Getting people to take notice of anything related to CPR is hard. Who cares, right? People would rather talk about Lady Gaga, sports, or whatever. Not many actually visit YouTube to search for CPR videos. So you have to be extremely creative to get their attention. Here are some great CPR ads that really get the message across to ordinary folks. VINNIE JONES' HARD AND FAST HANDS-ONLY CPR This ad has been released about 3 weeks ago by the British Heart Foundation, and has become viral in the last couple of days on Twitter and other social networks. It features Vinnie Jones, a famous English film actor and retired Welsh footballer, as a tough mobster giving you a lesson you will never forger. A lesson in hands-only CPR. There are two versions of the ad, with slight differences like the end, and you can see them both below. _Short version_ _Long version_ More CPR ads after the break. CPR FIRST TIME A funny video by St John Ambulance in Australia demonstrating CPR on a drowning victim. Remember that such victims really benefit from rescue breaths, regardless of all the promotion of hands-only CPR (delivering only chest compressions). AMERICAN HEART ASSOCIATION American Heart Association is well know for great advertising. Here are two videos they made. THESE HANDS KEN JEONG AHA HANDS-ONLY CPR VIDEO Ken Jeong, an American comedian and actor, is the lead man in this ad. Did you know he is also a physician? Internal medicine specialist? Wonder what these two ladies specialize in? SUPER SEXY CPR I saved some sweetness for the end. This CPR ad is also an actual ad for the company called Fortnight lingerie. What do you think they are selling? Nevertheless, it is a great video, and it got huge amount of attention, which is always good.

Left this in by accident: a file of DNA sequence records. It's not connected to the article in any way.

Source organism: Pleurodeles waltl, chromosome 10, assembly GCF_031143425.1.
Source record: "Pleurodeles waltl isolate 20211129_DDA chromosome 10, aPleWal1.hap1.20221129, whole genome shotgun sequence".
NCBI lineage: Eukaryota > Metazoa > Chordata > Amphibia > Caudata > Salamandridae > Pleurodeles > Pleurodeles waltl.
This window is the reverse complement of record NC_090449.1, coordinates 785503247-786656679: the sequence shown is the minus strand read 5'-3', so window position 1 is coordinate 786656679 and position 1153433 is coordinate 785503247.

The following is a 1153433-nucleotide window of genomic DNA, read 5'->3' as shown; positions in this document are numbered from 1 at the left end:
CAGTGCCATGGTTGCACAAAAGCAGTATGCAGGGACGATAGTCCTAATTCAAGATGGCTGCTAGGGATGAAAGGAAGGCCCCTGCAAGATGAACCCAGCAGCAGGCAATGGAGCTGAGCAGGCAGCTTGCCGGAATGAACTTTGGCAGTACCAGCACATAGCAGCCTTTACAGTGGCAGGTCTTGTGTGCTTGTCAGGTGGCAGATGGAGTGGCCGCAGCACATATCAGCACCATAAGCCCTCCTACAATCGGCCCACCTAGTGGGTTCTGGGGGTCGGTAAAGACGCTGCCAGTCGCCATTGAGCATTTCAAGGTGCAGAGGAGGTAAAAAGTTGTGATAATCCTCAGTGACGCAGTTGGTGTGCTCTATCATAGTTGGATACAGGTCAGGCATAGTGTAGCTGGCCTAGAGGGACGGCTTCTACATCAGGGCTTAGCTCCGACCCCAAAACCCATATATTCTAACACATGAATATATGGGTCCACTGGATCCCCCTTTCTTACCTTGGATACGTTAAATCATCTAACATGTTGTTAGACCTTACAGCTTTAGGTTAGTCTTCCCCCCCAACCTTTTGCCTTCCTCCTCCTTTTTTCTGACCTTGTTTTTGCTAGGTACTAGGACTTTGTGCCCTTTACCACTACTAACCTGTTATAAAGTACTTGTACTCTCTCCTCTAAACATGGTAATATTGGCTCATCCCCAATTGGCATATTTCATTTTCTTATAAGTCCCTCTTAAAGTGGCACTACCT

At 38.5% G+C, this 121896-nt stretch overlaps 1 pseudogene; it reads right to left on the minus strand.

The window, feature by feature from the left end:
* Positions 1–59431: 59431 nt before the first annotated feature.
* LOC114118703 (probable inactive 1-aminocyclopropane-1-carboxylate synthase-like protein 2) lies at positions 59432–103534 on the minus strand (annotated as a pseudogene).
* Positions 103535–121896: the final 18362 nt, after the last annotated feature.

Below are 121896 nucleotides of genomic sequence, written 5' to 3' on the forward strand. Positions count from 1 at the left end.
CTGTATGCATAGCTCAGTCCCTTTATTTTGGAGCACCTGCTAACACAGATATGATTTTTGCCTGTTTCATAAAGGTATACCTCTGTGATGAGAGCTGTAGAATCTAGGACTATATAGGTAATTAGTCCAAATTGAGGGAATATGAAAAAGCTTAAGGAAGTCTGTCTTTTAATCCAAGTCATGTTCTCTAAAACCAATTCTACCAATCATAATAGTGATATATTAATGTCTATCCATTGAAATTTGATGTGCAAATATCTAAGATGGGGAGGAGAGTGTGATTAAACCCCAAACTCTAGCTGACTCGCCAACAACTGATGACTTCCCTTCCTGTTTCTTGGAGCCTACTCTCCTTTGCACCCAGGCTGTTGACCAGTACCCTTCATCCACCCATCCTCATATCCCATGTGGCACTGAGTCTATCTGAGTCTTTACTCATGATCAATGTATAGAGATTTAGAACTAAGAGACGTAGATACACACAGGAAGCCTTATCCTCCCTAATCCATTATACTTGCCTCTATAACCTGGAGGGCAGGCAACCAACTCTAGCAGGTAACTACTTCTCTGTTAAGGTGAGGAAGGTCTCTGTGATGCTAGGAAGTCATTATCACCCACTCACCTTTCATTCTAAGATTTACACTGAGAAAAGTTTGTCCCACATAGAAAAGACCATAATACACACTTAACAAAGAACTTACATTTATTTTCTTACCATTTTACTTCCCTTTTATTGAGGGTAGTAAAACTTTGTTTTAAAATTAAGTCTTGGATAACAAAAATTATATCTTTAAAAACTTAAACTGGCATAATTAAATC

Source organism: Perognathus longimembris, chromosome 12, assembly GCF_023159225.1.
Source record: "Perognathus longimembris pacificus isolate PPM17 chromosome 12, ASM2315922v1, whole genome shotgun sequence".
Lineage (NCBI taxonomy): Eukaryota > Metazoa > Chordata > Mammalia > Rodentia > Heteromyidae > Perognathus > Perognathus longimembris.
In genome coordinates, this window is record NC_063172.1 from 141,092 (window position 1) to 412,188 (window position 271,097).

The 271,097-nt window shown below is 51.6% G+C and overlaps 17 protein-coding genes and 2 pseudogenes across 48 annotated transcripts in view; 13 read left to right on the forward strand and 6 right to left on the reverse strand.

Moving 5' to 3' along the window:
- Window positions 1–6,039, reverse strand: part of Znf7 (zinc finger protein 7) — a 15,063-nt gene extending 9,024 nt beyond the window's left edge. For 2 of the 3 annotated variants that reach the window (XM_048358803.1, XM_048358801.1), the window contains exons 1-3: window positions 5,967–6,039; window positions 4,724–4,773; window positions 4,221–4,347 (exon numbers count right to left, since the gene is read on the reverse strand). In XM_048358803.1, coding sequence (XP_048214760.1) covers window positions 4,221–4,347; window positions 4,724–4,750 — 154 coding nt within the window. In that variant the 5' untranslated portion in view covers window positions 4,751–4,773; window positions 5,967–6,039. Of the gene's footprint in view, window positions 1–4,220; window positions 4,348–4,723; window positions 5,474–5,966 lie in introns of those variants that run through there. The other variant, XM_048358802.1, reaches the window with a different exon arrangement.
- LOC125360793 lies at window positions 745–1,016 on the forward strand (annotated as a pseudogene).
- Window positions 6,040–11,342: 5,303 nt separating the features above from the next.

Dear readers, As most of you know, I never ever write posts in my native language. However, this time I am going to have to make an exception and call out my people in Croatia to stand up and fight for a better emergency medical system in our country. Dragi posjetitelji, Molim Vas da izdvojite malo svoga vremena za nešto što je od neizmjerne važnosti za sve nas koji živimo u Hrvatskoj. Radi se o reorganizaciji Hitne medicinske pomoci, koju treba podržati, ali koja se na žalost ne provodi kako bi trebala. U Istri, gdje radim, pa tako i u cijeloj Hrvatskoj i dalje postoje brojni problemi s kojima se ova vrlo važna služba svakodnevno susrece. Jedan od velikih problema je nedovoljan broj ekipa na terenu i velika nejednakost izmedju velikih gradova kao što je npr. Zagreb i manjih sredina kao što su Pazin ili npr. naši otoci. Glavni razlozi zbog kojih je i zapocela reorganizacija Hitne medicinske pomoci u Hrvatskoj bili su podizanje standarda i ispravljanje nejednakosti. Nažalost, taj san koji smo dugo cekali nije se ostvario. Hitnih timova i dalje ima premalo da bi se moglo na kvalitetan nacin boriti za živote naših sugradjana u trenutcima kada život visi o koncu. Bila reorganizacija ili ne, bila ona ovakva ili onakva, svejedno je. Naš cilj je bolja hitna služba u Hrvatskoj, pa kako god to bilo. Procitajte tekst peticije koju su pokrenuli gradjani Istre za bolju i kvalitetniju hitnu temeljenu na strucnim kriterijima. Ako se slažete, svakako je i potpišite te pošaljite svojim prijateljima. Nije bitno iz kojeg ste dijela Hrvatske, ovo je borba za svakog od nas. Hvala. http://peticija.hitna-pazin.org/